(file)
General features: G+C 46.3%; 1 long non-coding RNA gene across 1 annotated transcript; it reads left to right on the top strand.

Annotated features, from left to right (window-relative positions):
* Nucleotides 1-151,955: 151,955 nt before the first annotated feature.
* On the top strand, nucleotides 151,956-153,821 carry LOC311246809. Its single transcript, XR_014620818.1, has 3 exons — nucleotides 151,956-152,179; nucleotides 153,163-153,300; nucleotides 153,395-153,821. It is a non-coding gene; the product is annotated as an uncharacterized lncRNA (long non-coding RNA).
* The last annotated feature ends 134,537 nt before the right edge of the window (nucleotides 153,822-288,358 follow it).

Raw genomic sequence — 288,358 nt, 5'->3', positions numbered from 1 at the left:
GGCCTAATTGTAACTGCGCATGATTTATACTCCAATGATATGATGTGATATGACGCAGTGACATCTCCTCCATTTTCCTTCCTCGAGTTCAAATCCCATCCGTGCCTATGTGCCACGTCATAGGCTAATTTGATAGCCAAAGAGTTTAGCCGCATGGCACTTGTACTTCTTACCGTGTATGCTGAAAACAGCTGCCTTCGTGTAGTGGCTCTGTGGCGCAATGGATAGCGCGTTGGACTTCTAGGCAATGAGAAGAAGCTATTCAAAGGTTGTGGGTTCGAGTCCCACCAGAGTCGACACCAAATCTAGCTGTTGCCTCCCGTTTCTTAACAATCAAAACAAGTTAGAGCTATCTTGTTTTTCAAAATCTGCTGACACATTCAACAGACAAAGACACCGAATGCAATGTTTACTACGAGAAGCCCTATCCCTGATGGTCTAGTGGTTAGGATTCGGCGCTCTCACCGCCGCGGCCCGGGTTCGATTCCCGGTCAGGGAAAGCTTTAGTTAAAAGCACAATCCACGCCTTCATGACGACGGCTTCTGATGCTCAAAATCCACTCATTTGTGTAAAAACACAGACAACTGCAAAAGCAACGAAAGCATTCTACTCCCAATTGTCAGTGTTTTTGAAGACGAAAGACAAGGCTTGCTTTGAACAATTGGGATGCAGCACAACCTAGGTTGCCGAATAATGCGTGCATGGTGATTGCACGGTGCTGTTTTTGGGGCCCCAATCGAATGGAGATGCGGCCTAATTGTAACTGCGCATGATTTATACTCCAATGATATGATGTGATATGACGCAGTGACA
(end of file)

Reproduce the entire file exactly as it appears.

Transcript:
General features: G+C 46.3%; 1 long non-coding RNA gene across 1 annotated transcript; it reads left to right on the top strand.

Annotated features, from left to right (window-relative positions):
* Nucleotides 1-151,955: 151,955 nt before the first annotated feature.
* On the top strand, nucleotides 151,956-153,821 carry LOC311246809. Its single transcript, XR_014620818.1, has 3 exons — nucleotides 151,956-152,179; nucleotides 153,163-153,300; nucleotides 153,395-153,821. It is a non-coding gene; the product is annotated as an uncharacterized lncRNA (long non-coding RNA).
* The last annotated feature ends 134,537 nt before the right edge of the window (nucleotides 153,822-288,358 follow it).

Raw genomic sequence — 288,358 nt, 5'->3', positions numbered from 1 at the left:
GGCCTAATTGTAACTGCGCATGATTTATACTCCAATGATATGATGTGATATGACGCAGTGACATCTCCTCCATTTTCCTTCCTCGAGTTCAAATCCCATCCGTGCCTATGTGCCACGTCATAGGCTAATTTGATAGCCAAAGAGTTTAGCCGCATGGCACTTGTACTTCTTACCGTGTATGCTGAAAACAGCTGCCTTCGTGTAGTGGCTCTGTGGCGCAATGGATAGCGCGTTGGACTTCTAGGCAATGAGAAGAAGCTATTCAAAGGTTGTGGGTTCGAGTCCCACCAGAGTCGACACCAAATCTAGCTGTTGCCTCCCGTTTCTTAACAATCAAAACAAGTTAGAGCTATCTTGTTTTTCAAAATCTGCTGACACATTCAACAGACAAAGACACCGAATGCAATGTTTACTACGAGAAGCCCTATCCCTGATGGTCTAGTGGTTAGGATTCGGCGCTCTCACCGCCGCGGCCCGGGTTCGATTCCCGGTCAGGGAAAGCTTTAGTTAAAAGCACAATCCACGCCTTCATGACGACGGCTTCTGATGCTCAAAATCCACTCATTTGTGTAAAAACACAGACAACTGCAAAAGCAACGAAAGCATTCTACTCCCAATTGTCAGTGTTTTTGAAGACGAAAGACAAGGCTTGCTTTGAACAATTGGGATGCAGCACAACCTAGGTTGCCGAATAATGCGTGCATGGTGATTGCACGGTGCTGTTTTTGGGGCCCCAATCGAATGGAGATGCGGCCTAATTGTAACTGCGCATGATTTATACTCCAATGATATGATGTGATATGACGCAGTGACA